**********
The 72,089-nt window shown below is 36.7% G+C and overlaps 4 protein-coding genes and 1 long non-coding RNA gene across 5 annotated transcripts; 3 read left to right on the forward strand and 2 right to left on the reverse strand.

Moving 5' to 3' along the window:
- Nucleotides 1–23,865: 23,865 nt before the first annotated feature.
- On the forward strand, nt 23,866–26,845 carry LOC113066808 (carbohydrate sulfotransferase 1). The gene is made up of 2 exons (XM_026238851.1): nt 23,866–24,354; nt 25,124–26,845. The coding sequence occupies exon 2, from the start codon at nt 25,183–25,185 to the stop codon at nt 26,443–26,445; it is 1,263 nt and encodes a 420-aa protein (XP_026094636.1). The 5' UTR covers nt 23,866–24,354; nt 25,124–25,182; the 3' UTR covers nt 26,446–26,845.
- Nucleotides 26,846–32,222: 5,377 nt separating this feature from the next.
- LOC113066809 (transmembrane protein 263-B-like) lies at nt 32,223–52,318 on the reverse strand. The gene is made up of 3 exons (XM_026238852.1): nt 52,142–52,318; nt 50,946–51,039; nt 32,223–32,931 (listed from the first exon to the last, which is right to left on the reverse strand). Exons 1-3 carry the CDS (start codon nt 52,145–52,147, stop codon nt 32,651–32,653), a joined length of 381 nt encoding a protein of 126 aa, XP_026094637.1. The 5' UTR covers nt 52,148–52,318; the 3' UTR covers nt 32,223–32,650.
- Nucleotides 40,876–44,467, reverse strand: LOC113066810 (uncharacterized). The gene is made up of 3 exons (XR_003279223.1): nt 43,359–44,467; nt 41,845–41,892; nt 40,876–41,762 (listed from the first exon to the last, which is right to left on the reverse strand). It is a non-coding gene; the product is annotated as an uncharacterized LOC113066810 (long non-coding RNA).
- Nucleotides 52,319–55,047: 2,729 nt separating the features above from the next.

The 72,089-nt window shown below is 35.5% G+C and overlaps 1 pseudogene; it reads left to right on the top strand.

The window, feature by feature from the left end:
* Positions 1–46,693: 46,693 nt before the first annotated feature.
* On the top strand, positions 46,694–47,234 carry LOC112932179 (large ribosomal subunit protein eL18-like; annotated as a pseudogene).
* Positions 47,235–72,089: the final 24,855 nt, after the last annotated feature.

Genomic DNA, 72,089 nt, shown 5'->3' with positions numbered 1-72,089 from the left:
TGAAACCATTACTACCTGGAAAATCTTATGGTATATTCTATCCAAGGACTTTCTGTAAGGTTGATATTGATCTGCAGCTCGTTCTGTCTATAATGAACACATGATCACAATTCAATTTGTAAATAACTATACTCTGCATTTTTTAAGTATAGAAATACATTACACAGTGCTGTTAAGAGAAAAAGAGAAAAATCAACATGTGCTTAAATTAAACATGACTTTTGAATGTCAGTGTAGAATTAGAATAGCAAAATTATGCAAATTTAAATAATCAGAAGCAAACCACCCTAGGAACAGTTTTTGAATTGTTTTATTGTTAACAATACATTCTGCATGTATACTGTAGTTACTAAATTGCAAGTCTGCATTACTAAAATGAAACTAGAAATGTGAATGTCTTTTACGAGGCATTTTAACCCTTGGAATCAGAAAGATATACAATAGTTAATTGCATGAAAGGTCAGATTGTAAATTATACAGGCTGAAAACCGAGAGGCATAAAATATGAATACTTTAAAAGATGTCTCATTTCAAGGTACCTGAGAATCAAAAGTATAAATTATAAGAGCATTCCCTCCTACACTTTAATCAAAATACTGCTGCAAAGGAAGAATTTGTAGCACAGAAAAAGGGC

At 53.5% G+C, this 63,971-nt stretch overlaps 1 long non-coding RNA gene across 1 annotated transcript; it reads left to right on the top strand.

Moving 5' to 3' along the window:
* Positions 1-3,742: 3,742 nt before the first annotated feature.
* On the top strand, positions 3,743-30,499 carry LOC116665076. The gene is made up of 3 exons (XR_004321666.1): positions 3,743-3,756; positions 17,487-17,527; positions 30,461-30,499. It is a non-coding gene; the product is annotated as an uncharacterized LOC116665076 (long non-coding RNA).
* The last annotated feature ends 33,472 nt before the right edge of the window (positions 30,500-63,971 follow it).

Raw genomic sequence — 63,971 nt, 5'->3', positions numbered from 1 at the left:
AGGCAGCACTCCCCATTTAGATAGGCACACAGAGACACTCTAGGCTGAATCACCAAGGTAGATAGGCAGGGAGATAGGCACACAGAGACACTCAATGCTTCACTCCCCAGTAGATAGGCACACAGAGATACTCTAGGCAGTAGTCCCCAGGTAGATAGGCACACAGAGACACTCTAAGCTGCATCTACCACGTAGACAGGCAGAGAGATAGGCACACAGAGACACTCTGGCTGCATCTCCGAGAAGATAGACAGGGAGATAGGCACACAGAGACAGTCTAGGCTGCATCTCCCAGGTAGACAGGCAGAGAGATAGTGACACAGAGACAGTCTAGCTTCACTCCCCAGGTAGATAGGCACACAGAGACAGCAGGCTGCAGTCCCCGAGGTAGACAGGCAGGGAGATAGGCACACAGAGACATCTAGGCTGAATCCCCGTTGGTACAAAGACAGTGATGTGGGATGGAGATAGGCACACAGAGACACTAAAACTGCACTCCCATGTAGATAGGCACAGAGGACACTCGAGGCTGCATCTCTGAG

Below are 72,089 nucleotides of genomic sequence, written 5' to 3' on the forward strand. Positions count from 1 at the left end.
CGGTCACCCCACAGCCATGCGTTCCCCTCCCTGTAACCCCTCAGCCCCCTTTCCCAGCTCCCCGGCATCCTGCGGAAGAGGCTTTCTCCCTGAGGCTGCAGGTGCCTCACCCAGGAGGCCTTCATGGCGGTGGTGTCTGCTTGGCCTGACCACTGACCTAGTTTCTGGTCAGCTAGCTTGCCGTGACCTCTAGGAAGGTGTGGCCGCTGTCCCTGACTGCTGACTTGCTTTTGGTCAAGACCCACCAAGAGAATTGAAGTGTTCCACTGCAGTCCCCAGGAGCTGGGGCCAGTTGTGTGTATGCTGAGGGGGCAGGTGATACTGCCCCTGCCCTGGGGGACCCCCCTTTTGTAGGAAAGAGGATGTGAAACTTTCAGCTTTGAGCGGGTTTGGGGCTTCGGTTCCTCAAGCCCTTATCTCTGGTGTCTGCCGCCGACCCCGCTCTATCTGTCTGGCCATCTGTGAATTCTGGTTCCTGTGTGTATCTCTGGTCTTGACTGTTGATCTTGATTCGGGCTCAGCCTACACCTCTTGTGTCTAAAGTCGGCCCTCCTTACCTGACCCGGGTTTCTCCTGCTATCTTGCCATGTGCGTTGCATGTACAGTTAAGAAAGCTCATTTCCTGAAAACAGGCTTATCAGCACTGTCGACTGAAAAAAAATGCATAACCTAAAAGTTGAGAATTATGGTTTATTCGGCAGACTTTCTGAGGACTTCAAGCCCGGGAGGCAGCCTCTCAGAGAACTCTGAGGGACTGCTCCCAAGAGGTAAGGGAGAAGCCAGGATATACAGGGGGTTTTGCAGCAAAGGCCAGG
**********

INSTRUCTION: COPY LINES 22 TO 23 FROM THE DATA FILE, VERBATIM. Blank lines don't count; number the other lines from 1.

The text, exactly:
AGGCAGCACTCCCCATTTAGATAGGCACACAGAGACACTCTAGGCTGAATCACCAAGGTAGATAGGCAGGGAGATAGGCACACAGAGACACTCAATGCTTCACTCCCCAGTAGATAGGCACACAGAGATACTCTAGGCAGTAGTCCCCAGGTAGATAGGCACACAGAGACACTCTAAGCTGCATCTACCACGTAGACAGGCAGAGAGATAGGCACACAGAGACACTCTGGCTGCATCTCCGAGAAGATAGACAGGGAGATAGGCACACAGAGACAGTCTAGGCTGCATCTCCCAGGTAGACAGGCAGAGAGATAGTGACACAGAGACAGTCTAGCTTCACTCCCCAGGTAGATAGGCACACAGAGACAGCAGGCTGCAGTCCCCGAGGTAGACAGGCAGGGAGATAGGCACACAGAGACATCTAGGCTGAATCCCCGTTGGTACAAAGACAGTGATGTGGGATGGAGATAGGCACACAGAGACACTAAAACTGCACTCCCATGTAGATAGGCACAGAGGACACTCGAGGCTGCATCTCTGAG

Below are 72,089 nucleotides of genomic sequence, written 5' to 3' on the forward strand. Positions count from 1 at the left end.